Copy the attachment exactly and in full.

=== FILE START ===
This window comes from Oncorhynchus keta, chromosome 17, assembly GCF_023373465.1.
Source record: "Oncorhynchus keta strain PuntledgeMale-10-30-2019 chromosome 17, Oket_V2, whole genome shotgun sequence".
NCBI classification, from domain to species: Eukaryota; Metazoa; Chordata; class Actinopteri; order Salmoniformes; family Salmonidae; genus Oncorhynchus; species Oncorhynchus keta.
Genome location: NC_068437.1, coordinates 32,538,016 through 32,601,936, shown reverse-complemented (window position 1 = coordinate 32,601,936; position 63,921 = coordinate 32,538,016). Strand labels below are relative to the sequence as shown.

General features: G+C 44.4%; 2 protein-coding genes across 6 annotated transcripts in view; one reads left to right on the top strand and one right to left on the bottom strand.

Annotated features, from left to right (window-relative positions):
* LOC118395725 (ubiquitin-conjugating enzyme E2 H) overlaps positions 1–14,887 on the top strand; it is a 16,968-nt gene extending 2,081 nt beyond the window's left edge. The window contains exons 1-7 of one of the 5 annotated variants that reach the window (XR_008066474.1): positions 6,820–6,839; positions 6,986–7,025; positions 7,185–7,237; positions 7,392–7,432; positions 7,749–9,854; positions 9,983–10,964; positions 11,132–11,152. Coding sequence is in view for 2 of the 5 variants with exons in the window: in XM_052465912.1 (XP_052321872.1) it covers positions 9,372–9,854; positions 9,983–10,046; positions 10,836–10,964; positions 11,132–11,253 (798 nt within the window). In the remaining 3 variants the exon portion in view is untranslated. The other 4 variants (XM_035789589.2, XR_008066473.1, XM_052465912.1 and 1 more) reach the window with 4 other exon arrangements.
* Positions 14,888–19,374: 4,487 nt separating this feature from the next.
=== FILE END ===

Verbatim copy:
This window comes from Oncorhynchus keta, chromosome 17, assembly GCF_023373465.1.
Source record: "Oncorhynchus keta strain PuntledgeMale-10-30-2019 chromosome 17, Oket_V2, whole genome shotgun sequence".
NCBI classification, from domain to species: Eukaryota; Metazoa; Chordata; class Actinopteri; order Salmoniformes; family Salmonidae; genus Oncorhynchus; species Oncorhynchus keta.
Genome location: NC_068437.1, coordinates 32,538,016 through 32,601,936, shown reverse-complemented (window position 1 = coordinate 32,601,936; position 63,921 = coordinate 32,538,016). Strand labels below are relative to the sequence as shown.

General features: G+C 44.4%; 2 protein-coding genes across 6 annotated transcripts in view; one reads left to right on the top strand and one right to left on the bottom strand.

Annotated features, from left to right (window-relative positions):
* LOC118395725 (ubiquitin-conjugating enzyme E2 H) overlaps positions 1–14,887 on the top strand; it is a 16,968-nt gene extending 2,081 nt beyond the window's left edge. The window contains exons 1-7 of one of the 5 annotated variants that reach the window (XR_008066474.1): positions 6,820–6,839; positions 6,986–7,025; positions 7,185–7,237; positions 7,392–7,432; positions 7,749–9,854; positions 9,983–10,964; positions 11,132–11,152. Coding sequence is in view for 2 of the 5 variants with exons in the window: in XM_052465912.1 (XP_052321872.1) it covers positions 9,372–9,854; positions 9,983–10,046; positions 10,836–10,964; positions 11,132–11,253 (798 nt within the window). In the remaining 3 variants the exon portion in view is untranslated. The other 4 variants (XM_035789589.2, XR_008066473.1, XM_052465912.1 and 1 more) reach the window with 4 other exon arrangements.
* Positions 14,888–19,374: 4,487 nt separating this feature from the next.